On November 1 and 2, thousands will fill Mexico’s streets to joyfully celebrate some of the country’s most important (but often overlooked) citizens—the dead. How macabre! You may be thinking. After all, in America "the dead" brings to mind creepy images of dreary cemeteries and spooky ghosts with rattling chains. But forget fear, fright and the unrelated Halloween hubbub, because Dia de Los Muertos (Day of the Dead) is a celebration of life to welcome home the spirits of departed loved ones with open arms.
To celebrate this yearly homecoming, gravesites are covered with lit candles, vibrant marigolds, and candied skulls to greet the spiritual return of deceased children on November 1 and adults on the second day. And you better believe the wondering visitors are hungry—ofrendas (offerings) of spicy Mexican mole, posole, candied pumpkin and other traditional meals are cooked so that the spirits may feast on their aromatic essences.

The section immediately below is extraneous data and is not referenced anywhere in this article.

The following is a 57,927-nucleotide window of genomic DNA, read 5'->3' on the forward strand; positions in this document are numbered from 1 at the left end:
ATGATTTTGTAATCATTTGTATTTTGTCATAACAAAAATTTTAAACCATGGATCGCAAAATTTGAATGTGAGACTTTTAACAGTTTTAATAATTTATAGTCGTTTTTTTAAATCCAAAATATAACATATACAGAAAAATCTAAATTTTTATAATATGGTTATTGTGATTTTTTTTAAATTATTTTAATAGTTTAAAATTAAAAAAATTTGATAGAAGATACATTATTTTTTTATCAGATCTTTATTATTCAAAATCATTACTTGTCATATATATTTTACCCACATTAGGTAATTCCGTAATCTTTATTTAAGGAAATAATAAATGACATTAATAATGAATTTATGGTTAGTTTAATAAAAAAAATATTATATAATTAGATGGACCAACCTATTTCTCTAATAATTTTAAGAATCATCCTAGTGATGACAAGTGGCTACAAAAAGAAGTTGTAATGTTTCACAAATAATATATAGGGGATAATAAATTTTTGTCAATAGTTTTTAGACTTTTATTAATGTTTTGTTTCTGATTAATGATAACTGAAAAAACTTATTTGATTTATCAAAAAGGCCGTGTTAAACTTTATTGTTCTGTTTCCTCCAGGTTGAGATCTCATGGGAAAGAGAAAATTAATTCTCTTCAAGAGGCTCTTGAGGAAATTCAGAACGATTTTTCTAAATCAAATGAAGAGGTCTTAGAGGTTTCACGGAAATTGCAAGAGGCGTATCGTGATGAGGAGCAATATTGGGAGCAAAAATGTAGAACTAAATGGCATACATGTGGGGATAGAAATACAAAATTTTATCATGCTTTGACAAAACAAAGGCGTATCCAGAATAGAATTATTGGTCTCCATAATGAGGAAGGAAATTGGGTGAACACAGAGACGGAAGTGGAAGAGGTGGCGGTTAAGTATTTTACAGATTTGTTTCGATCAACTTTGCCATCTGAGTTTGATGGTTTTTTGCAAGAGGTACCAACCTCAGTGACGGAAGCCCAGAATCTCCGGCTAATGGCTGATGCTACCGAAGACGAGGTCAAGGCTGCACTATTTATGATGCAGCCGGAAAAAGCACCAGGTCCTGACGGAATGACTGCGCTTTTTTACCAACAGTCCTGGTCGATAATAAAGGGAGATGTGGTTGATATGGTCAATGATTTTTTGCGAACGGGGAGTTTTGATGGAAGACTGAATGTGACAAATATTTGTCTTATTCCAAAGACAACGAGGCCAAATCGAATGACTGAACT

The living then spends the days remembering lost loved ones and honoring their memories—Mexican tradition teaches that death is an inevitable part of life and just as worthy of praise. So instead celebrants focus on funny memories and laugh in the deceased honor.
Stateside, this Mexican holiday is growing in popularity, and now there are large festivals held in Arizona, California, Texas and other states, primarily in the Southwest. Start your own celebration at home this year with the following Mexican dishes and fond remembrances of those who came and went before you.
—By Emily Arno